County Manager Bryan Land last week made a show of his distaste for the petition for county water signed by roughly 430 Richmond County residents before the Board of Commissioners, calling it “disturbing” and “sensational”, and accusing the petitioners of gaining signatures by “harassing” their neighbors.
What’s so disturbing about a petition for county water?
The petitioners took issue with the county’s Old Cheraw Water Main Extension project, claiming that it excluded some residents and gave preference to private interests, namely the poultry farms in the area. Some of the leaders of the petition were quoted in the Daily Journal with conspiratorial questions about the waterline, and ultimately 96 percent of those who signed were already receiving municipal water.
Their stated reason for signing, as printed on the top of the page that was presented to the county, was to step forward as “concerned citizens urging our leadership to act now to allow needed county water for the citizens of the Wolf Pit #4 community.” The text of the petition also refers to the history of Wolf Pit #4 community specifically, which has petitioned for county water for more than 20 years.
The petition amounted to 10 households being notified of the cost of having county water run out to their homes, which was in the tens of thousands of dollars for several of them.
However, nowhere in the petition does it imply that every one of the signatories expected county water to be coming out of their faucets, yet Land, acting on such a rigid interpretation of county regulations that he disregarded all reason, directed county staff to spend a total of 56 hours, by his count, to verify the address and water service status of every person who signed.
It’s an admirable effort, even if done out of spite.
In an interview after the meeting, Preston Waddell, the first signature on the petition, said that the petitioners were simply in support of the Wolf Pit residents who want county water and conceded that they did not know that the county would be forced to verify every person’s address.
Why would they be expected to know the specifics of the county’s policy? The general understanding of a petition, like one that you may be asked to sign walking down the street, is that it’s merely a statement of support for a cause, not a direct demand for personal services that conscripts your public servants to over two days of tedious labor.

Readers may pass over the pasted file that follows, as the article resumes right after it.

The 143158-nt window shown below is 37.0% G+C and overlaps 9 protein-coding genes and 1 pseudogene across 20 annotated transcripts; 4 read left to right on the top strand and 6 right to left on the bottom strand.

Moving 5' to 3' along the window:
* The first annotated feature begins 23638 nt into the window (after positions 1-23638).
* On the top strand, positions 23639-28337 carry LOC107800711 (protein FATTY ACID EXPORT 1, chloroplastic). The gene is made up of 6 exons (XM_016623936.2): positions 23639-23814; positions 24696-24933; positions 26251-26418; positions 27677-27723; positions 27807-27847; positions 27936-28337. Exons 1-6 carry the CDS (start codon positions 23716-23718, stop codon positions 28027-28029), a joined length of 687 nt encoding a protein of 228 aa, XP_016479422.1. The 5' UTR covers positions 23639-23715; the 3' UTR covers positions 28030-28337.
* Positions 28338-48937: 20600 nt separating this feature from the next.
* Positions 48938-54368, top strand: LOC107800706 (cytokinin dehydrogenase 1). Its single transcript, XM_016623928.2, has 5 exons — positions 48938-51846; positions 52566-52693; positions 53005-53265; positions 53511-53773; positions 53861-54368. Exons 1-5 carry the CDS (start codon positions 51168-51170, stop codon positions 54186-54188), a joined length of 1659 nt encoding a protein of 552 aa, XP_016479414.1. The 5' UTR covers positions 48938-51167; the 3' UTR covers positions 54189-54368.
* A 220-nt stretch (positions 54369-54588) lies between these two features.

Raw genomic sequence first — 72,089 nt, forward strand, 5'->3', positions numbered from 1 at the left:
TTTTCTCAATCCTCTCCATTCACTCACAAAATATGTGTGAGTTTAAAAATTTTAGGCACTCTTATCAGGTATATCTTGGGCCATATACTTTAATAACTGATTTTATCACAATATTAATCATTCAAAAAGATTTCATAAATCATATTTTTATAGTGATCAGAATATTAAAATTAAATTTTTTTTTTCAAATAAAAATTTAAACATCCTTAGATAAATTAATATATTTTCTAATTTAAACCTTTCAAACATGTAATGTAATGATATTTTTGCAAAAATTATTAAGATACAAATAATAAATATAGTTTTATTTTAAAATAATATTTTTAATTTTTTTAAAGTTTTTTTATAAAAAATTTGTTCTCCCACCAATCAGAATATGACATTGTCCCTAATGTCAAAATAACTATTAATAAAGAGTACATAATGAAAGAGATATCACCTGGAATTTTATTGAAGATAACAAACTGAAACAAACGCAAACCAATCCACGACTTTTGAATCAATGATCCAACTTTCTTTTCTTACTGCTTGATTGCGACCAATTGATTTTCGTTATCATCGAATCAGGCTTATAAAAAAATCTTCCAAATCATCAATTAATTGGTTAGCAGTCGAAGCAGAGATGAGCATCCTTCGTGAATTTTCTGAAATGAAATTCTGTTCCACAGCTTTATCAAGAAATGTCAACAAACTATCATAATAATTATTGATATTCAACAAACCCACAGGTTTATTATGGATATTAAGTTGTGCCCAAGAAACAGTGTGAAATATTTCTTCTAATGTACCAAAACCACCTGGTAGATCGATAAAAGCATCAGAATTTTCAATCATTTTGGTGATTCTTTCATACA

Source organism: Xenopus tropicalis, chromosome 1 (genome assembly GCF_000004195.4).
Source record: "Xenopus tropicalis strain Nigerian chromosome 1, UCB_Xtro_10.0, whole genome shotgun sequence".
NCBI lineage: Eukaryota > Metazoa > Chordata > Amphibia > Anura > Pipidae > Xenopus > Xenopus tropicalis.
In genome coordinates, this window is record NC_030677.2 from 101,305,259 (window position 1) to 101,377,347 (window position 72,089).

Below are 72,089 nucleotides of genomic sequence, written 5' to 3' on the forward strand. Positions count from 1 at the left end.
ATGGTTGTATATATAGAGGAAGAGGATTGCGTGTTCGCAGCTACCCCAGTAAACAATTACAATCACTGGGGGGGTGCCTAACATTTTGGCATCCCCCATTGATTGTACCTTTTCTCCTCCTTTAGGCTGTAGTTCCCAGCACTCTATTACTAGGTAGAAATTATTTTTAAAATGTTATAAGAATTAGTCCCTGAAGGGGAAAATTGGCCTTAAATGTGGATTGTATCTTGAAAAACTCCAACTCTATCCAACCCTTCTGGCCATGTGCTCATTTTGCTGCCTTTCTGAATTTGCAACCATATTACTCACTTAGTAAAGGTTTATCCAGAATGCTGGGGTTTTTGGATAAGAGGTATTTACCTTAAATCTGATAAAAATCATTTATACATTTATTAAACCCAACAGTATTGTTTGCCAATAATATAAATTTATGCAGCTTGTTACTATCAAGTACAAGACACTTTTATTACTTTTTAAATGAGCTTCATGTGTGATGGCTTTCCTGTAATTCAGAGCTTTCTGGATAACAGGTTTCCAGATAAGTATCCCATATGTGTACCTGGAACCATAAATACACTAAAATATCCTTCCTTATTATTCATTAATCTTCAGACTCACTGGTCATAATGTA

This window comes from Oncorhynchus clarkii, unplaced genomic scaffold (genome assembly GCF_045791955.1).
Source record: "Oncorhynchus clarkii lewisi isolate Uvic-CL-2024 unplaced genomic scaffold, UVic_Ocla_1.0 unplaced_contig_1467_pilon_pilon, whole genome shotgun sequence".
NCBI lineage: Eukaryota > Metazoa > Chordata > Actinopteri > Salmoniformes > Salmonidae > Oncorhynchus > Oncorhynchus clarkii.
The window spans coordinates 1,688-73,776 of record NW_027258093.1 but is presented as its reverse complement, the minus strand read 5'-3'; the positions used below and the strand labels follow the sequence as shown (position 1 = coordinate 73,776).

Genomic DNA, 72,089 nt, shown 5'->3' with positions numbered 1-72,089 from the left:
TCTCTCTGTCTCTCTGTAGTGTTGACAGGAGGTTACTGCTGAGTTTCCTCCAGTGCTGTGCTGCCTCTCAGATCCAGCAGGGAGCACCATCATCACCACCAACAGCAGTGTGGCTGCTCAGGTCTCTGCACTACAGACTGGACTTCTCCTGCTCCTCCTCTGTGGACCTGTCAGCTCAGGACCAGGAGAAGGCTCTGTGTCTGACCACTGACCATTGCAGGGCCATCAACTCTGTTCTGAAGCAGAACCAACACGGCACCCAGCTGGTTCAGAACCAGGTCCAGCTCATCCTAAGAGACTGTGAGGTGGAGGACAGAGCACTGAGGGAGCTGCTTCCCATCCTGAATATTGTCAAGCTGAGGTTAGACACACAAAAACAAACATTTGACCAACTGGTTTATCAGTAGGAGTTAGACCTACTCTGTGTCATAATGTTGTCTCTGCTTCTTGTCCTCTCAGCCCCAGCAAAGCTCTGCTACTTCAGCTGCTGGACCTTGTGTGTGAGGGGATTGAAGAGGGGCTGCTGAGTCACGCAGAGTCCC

How can you fault 430 citizens from across the county who wanted something done for other Richmond County residents? This kind of engagement deserves to be applauded rather than mocked.
Common sense would say that it’s highly unlikely that there are 430 people — if that many people even live in Wolf Pit — who all got together in one voice to demand county water, barring some kind of crisis. Common courtesy would say to give the petitioners a simple phone call.
Even if the petitioners had gone on the county website, clicked on the “Document Center” tab, scrolled down to the Water Services folder, clicked on the “2018-2019 water regulations changes file” and then searched for “petition”, the policy still doesn’t say that the only people who can sign a petition for water are people who need it themselves.
Section III of the Richmond County Extension Policy states, “The petition must state the area and/or road number requesting the service, distance and number of customers. The petition must be signed by every member of household requesting County water.”
Land and the county staff, in their research, did verify that there are no water quality issues in the area, only low yields of between two-and-a-half and four gallons per minute. This, along with the material need of water customers like poultry farms, who use enough water to make a costly waterline like this one worth the trouble, suggests that yes, some of the outrage over the issue is overblown.
But when it comes to the County Manager’s posture towards the people he serves, it would be nice to see more understanding.